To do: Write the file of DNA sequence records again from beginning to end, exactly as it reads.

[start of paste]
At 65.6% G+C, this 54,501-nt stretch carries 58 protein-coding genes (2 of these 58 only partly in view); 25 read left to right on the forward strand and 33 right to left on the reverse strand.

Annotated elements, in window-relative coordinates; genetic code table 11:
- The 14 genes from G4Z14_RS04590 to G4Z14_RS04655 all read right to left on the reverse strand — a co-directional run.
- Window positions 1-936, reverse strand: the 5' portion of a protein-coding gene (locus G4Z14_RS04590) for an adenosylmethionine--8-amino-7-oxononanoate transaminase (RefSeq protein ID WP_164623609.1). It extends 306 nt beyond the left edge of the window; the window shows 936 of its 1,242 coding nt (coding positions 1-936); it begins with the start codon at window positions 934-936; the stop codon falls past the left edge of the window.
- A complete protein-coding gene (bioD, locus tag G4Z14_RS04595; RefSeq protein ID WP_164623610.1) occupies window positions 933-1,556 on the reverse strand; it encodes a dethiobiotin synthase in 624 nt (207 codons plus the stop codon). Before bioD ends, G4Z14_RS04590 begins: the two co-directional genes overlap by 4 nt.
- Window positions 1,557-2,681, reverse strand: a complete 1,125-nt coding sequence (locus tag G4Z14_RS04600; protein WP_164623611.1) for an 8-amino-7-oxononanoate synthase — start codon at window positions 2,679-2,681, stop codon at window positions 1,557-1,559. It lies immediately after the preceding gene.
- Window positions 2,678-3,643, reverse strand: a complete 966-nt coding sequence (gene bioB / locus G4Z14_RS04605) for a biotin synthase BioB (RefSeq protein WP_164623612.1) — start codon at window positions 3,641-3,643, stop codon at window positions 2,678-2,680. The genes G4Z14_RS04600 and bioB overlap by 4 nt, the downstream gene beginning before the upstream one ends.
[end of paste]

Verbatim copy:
At 65.6% G+C, this 54,501-nt stretch carries 58 protein-coding genes (2 of these 58 only partly in view); 25 read left to right on the forward strand and 33 right to left on the reverse strand.

Annotated elements, in window-relative coordinates; genetic code table 11:
- The 14 genes from G4Z14_RS04590 to G4Z14_RS04655 all read right to left on the reverse strand — a co-directional run.
- Window positions 1-936, reverse strand: the 5' portion of a protein-coding gene (locus G4Z14_RS04590) for an adenosylmethionine--8-amino-7-oxononanoate transaminase (RefSeq protein ID WP_164623609.1). It extends 306 nt beyond the left edge of the window; the window shows 936 of its 1,242 coding nt (coding positions 1-936); it begins with the start codon at window positions 934-936; the stop codon falls past the left edge of the window.
- A complete protein-coding gene (bioD, locus tag G4Z14_RS04595; RefSeq protein ID WP_164623610.1) occupies window positions 933-1,556 on the reverse strand; it encodes a dethiobiotin synthase in 624 nt (207 codons plus the stop codon). Before bioD ends, G4Z14_RS04590 begins: the two co-directional genes overlap by 4 nt.
- Window positions 1,557-2,681, reverse strand: a complete 1,125-nt coding sequence (locus tag G4Z14_RS04600; protein WP_164623611.1) for an 8-amino-7-oxononanoate synthase — start codon at window positions 2,679-2,681, stop codon at window positions 1,557-1,559. It lies immediately after the preceding gene.
- Window positions 2,678-3,643, reverse strand: a complete 966-nt coding sequence (gene bioB / locus G4Z14_RS04605) for a biotin synthase BioB (RefSeq protein WP_164623612.1) — start codon at window positions 3,641-3,643, stop codon at window positions 2,678-2,680. The genes G4Z14_RS04600 and bioB overlap by 4 nt, the downstream gene beginning before the upstream one ends.